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Vinyl LP pressing. After penning the Glen Campbell mega-hit "Gentle on My Mind" and appearing repeatedly both on Glen's weekly variety show and on The Smothers Brothers Comedy Hour, John Hartford could have taken the show biz glide path to financial security and ease. Instead, the singer/songwriter/multi-instrumentalist (and steamboat enthusiast) moved back to Nashville from L.A., signed a contract with Warner Bros., and proceeded to create one of the most influential and groundbreaking albums not just in bluegrass but in modern country music as a whole. 1971's Aereo-Plain assembled a veritable supergroup consisting of fiddler Vassar Clements, dobroist Tut Taylor, guitarist Norman Blake and bassist Randy Scruggs to play a set of mostly original tunes that were unlike anything the staid bluegrass community had ever heard before. Fresh, irreverent, funny and always-except for the hilarious Dr. Demento favorite Boogie-tuneful, and played by an absolutely scintillating band, the songs on Aereo-Plain pointed to a new stylistic direction for bluegrass, one quickly coined "newgrass;" as Sam Bush of the New Grass Revival says, "Without Aereo-Plain, there would be no 'newgrass' music."
Vinyl LP pressing. After penning the Glen Campbell mega-hit "Gentle on My Mind" and appearing repeatedly both on Glen's weekly variety show and on The Smothers Brothers Comedy Hour, John Hartford could have taken the show biz glide path to financial security and ease. Instead, the singer/songwriter/multi-instrumentalist (and steamboat enthusiast) moved back to Nashville from L.A., signed a contract with Warner Bros., and proceeded to create one of the most influential and groundbreaking albums not just in bluegrass but in modern country music as a whole. 1971's Aereo-Plain assembled a veritable supergroup consisting of fiddler Vassar Clements, dobroist Tut Taylor, guitarist Norman Blake and bassist Randy Scruggs to play a set of mostly original tunes that were unlike anything the staid bluegrass community had ever heard before. Fresh, irreverent, funny and always-except for the hilarious Dr. Demento favorite Boogie-tuneful, and played by an absolutely scintillating band, the songs on Aereo-Plain pointed to a new stylistic direction for bluegrass, one quickly coined "newgrass;" as Sam Bush of the New Grass Revival says, "Without Aereo-Plain, there would be no 'newgrass' music."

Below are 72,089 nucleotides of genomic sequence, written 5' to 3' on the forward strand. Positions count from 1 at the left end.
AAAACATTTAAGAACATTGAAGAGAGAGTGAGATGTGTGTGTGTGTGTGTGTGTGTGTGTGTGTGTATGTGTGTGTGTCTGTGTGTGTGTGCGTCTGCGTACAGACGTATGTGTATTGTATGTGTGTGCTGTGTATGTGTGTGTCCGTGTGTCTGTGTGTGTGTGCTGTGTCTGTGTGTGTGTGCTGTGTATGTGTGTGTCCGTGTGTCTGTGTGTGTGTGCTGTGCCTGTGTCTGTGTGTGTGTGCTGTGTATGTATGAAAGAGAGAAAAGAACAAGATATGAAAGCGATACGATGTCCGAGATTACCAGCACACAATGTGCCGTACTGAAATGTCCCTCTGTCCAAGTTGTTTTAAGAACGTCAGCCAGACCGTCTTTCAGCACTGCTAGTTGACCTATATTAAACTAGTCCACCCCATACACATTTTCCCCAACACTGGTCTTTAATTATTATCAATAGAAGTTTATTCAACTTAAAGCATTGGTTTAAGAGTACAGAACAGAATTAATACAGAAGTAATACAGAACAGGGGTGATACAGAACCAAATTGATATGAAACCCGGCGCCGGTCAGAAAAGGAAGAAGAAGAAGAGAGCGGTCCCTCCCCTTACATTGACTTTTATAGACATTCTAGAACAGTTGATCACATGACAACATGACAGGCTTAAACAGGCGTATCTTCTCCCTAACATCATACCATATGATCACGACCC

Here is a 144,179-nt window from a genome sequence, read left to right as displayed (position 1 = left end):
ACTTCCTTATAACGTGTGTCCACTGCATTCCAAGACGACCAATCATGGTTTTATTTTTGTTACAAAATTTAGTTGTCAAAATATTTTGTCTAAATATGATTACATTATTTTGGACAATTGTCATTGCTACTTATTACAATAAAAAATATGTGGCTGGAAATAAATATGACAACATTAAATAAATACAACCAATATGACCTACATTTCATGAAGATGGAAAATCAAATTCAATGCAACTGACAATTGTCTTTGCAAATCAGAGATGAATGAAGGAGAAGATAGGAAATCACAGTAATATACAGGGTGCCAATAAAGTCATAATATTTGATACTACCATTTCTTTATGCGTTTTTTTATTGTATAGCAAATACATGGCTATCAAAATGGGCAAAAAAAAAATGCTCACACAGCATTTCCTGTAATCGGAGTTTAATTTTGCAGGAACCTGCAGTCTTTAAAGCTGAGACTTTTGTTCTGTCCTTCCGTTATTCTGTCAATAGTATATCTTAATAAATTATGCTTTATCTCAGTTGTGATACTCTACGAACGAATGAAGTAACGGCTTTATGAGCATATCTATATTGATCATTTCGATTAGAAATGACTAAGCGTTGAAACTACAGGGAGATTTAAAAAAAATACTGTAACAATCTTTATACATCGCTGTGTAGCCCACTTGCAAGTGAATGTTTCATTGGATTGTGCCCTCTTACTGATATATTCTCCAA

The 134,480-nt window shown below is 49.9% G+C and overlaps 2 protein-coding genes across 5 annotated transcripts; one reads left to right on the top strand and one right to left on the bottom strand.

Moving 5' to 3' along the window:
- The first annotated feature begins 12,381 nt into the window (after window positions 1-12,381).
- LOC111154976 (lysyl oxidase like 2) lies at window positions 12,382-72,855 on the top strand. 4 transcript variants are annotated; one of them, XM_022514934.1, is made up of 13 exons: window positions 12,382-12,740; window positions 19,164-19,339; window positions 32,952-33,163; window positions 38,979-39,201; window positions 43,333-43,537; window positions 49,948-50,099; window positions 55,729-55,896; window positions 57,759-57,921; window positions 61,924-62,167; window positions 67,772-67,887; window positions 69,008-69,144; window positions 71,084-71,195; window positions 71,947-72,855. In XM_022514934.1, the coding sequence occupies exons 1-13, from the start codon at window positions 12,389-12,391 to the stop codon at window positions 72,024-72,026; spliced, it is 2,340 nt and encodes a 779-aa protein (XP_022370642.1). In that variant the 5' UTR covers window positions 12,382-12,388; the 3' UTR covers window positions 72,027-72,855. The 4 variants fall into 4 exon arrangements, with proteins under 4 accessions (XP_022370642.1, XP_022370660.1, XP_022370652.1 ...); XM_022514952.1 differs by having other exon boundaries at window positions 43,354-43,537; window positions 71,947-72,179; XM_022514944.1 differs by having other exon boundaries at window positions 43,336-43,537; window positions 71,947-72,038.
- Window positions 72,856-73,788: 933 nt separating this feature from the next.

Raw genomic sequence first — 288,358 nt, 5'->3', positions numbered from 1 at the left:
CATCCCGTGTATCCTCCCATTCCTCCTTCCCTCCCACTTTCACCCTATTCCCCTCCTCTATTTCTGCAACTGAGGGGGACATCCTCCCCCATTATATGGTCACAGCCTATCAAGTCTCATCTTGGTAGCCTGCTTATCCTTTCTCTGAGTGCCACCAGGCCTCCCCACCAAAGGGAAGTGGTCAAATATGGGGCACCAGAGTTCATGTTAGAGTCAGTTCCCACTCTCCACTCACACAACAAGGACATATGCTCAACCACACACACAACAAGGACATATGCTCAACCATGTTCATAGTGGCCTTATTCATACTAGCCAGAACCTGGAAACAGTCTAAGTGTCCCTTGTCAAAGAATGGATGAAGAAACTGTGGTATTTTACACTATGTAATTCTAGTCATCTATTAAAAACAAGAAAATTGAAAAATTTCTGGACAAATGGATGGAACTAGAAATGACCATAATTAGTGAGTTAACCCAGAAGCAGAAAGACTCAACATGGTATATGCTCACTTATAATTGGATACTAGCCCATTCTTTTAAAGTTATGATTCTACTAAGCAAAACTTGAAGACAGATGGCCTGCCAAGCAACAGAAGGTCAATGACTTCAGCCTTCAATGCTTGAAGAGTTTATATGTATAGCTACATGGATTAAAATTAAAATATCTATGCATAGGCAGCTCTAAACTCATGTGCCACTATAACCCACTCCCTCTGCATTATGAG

848064015925
Aereo-Plain
Artist: John Hartford
Format: Vinyl
New: Available $34.99
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Vinyl LP pressing. After penning the Glen Campbell mega-hit "Gentle on My Mind" and appearing repeatedly both on Glen's weekly variety show and on The Smothers Brothers Comedy Hour, John Hartford could have taken the show biz glide path to financial security and ease. Instead, the singer/songwriter/multi-instrumentalist (and steamboat enthusiast) moved back to Nashville from L.A., signed a contract with Warner Bros., and proceeded to create one of the most influential and groundbreaking albums not just in bluegrass but in modern country music as a whole. 1971's Aereo-Plain assembled a veritable supergroup consisting of fiddler Vassar Clements, dobroist Tut Taylor, guitarist Norman Blake and bassist Randy Scruggs to play a set of mostly original tunes that were unlike anything the staid bluegrass community had ever heard before. Fresh, irreverent, funny and always-except for the hilarious Dr. Demento favorite Boogie-tuneful, and played by an absolutely scintillating band, the songs on Aereo-Plain pointed to a new stylistic direction for bluegrass, one quickly coined "newgrass;" as Sam Bush of the New Grass Revival says, "Without Aereo-Plain, there would be no 'newgrass' music."
        
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